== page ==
Remembering longtime journalist Helen Thomas

Longtime White House journalist Helen Thomas died Saturday at age 92. Thomas worked for United Press International for 57 years and covered every president from John F. Kennedy to Barack Obama. She was a columnist for Hearst Newspapers between 2000 and 2010.

Helen Thomas in her front-row seat.

Thomas was a pioneer for female reporters. She was the first woman to break away from the “White House women’s beat”; instead of writing about presidents’ kids and wives, Thomas wrote hard news stories alongside men. Additionally, she was the White House Correspondents’ Association’s first female president.

The Associated Press reports:

She also pushed open the doors for women at the White House Correspondents’ Association dinner. At her urging, Kennedy refused to attend the 1962 dinner unless it was open to women for the first time. The tactic worked. More than a decade later, Thomas was the first woman to serve as the association’s president.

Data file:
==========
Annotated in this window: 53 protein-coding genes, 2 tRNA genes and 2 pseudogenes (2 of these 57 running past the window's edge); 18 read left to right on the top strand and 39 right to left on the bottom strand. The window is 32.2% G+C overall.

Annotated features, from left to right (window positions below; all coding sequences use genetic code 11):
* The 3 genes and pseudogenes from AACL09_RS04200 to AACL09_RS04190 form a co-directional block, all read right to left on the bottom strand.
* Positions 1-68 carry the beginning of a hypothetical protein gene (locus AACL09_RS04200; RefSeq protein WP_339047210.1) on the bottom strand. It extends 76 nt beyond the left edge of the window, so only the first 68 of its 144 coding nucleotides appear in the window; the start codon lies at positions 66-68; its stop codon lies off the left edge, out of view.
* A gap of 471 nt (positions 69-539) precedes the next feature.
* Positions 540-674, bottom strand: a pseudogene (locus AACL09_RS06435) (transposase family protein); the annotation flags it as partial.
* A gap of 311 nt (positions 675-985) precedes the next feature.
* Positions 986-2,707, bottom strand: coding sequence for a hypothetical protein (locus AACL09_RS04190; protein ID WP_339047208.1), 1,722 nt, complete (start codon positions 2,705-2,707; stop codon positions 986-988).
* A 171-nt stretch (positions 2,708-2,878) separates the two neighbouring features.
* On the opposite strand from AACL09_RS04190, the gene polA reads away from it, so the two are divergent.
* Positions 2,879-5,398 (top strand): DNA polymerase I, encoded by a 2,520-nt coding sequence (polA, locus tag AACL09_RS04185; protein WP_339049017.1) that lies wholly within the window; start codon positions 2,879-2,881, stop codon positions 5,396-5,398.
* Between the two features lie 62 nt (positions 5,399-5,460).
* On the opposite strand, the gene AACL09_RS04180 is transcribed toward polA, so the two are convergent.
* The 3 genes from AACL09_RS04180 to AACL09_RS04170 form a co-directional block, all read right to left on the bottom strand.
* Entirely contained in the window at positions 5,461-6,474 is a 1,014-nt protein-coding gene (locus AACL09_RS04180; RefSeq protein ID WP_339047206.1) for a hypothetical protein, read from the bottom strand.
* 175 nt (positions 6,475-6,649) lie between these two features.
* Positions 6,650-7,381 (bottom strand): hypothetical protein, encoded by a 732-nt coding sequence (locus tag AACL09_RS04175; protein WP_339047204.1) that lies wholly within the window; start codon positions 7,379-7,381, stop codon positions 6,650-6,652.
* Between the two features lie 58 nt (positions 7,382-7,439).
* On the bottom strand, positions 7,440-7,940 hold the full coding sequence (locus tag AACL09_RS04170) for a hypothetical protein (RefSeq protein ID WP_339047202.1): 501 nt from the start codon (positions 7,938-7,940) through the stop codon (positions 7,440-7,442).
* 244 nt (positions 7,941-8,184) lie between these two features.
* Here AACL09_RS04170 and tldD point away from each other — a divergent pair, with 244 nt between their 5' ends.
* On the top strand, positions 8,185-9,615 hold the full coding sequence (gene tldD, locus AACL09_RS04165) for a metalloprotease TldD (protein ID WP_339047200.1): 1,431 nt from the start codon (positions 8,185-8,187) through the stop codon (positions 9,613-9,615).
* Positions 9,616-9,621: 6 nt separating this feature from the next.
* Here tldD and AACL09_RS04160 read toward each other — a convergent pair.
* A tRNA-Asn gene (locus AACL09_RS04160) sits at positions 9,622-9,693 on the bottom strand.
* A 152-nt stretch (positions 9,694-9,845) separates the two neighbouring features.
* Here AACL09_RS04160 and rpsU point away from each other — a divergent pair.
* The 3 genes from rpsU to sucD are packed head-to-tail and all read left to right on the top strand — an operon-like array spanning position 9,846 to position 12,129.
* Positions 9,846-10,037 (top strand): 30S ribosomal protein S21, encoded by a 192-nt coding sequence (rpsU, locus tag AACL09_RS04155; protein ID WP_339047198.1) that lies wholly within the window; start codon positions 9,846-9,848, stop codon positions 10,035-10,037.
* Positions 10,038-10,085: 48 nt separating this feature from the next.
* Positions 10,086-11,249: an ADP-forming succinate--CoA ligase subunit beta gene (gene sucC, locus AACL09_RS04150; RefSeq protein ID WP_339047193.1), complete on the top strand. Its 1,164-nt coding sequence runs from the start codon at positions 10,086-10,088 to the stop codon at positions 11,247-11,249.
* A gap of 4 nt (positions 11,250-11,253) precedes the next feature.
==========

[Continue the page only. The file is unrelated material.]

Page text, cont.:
“Women and men who’ve followed in the press corps all owe a debt of gratitude for the work Helen did and the doors she opened,” Steven Thomma, the association’s current president said in a statement Saturday. “All of our journalism is the better for it.”

Thomas had a front-row seat in the White House press room for years. In 2000, she wrote a book about her career, titled “Front Row at the White House: My Life and Times.”

Thomas retired from the White House beat in June 2010 after making remarks that many believe were anti-Semitic. She wrote a weekly political affairs column for the Falls Church News-Press after her retirement, from January 2011 to January 2012.

WTOP has a slideshow of images depicting highlights from Thomas’ career. USA Today’s Natalie DiBlasio compiled a Storify of journalists’ reactions to her death:

 

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  • Lou Alexander

    Love the juxtaposition of the this story and the top headline from Friday….

    New York Times editor: Diversity quotas would ‘result in tokenism that sets us all back’

    Helen Thomas got women invited to the WHCA dinner in 1962–when I was still in high school–and all these decades later the role/place of women is still an issue.